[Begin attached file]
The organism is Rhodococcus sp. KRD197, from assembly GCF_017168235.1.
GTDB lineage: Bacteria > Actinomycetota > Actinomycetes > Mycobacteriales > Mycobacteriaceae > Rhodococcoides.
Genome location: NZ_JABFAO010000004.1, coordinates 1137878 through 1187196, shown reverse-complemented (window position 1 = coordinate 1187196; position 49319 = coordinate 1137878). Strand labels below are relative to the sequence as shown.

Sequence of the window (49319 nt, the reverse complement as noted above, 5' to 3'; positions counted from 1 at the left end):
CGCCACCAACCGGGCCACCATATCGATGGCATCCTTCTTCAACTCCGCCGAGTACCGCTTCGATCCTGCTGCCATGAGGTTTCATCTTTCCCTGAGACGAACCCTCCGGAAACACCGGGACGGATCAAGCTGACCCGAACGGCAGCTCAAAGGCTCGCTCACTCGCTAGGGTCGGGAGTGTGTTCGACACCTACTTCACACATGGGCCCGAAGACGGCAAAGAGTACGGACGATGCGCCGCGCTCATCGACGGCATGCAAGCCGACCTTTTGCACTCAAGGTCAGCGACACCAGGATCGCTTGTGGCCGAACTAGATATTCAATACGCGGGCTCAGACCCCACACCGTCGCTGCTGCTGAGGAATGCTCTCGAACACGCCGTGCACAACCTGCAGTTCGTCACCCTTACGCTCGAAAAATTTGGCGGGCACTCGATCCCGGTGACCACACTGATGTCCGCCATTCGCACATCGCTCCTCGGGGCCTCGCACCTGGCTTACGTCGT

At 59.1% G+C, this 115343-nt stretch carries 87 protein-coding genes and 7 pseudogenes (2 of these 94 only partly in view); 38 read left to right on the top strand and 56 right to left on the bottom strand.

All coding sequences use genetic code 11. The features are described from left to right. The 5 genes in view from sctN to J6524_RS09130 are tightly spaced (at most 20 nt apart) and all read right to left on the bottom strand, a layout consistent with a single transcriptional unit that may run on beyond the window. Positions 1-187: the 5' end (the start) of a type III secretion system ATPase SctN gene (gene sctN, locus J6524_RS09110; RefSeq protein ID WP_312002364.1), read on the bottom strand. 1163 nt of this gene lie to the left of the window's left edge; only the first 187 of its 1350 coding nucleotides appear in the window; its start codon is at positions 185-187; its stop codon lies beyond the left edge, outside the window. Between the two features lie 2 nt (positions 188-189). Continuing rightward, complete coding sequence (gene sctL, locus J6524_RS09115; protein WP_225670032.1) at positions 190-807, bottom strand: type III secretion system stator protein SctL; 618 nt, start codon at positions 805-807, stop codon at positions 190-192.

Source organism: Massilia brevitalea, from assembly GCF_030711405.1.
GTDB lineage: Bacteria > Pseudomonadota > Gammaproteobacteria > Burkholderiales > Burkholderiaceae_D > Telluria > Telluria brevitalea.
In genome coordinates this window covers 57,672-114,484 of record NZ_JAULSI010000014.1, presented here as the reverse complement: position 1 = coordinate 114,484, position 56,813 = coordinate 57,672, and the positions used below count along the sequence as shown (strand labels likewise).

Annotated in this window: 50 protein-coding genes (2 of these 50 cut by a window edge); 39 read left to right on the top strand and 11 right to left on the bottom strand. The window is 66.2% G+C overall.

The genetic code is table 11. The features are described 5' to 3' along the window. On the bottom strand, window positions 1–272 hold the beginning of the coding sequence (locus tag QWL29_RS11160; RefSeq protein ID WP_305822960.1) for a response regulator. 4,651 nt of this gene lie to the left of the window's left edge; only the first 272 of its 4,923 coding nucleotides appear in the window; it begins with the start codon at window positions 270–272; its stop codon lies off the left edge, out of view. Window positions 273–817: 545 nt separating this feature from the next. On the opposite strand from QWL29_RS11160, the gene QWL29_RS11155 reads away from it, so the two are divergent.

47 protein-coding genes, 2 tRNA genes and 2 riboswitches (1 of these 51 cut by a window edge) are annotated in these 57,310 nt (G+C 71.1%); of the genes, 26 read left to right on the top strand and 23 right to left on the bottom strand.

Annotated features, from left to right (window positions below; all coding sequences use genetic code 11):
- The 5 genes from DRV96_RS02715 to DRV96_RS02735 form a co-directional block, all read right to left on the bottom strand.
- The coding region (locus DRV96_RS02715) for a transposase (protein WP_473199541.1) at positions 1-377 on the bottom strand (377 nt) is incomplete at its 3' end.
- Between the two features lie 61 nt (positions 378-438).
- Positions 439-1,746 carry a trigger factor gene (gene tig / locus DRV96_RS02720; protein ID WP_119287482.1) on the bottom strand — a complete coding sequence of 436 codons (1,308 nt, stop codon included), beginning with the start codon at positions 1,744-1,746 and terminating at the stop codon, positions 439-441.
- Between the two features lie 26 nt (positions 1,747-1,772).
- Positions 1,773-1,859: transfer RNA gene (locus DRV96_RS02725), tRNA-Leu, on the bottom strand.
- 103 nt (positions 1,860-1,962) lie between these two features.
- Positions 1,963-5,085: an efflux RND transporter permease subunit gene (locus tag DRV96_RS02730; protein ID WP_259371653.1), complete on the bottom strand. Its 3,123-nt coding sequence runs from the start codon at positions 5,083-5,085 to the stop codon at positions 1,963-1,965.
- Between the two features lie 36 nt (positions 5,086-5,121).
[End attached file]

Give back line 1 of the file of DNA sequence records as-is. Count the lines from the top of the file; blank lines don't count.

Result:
The organism is Rhodococcus sp. KRD197, from assembly GCF_017168235.1.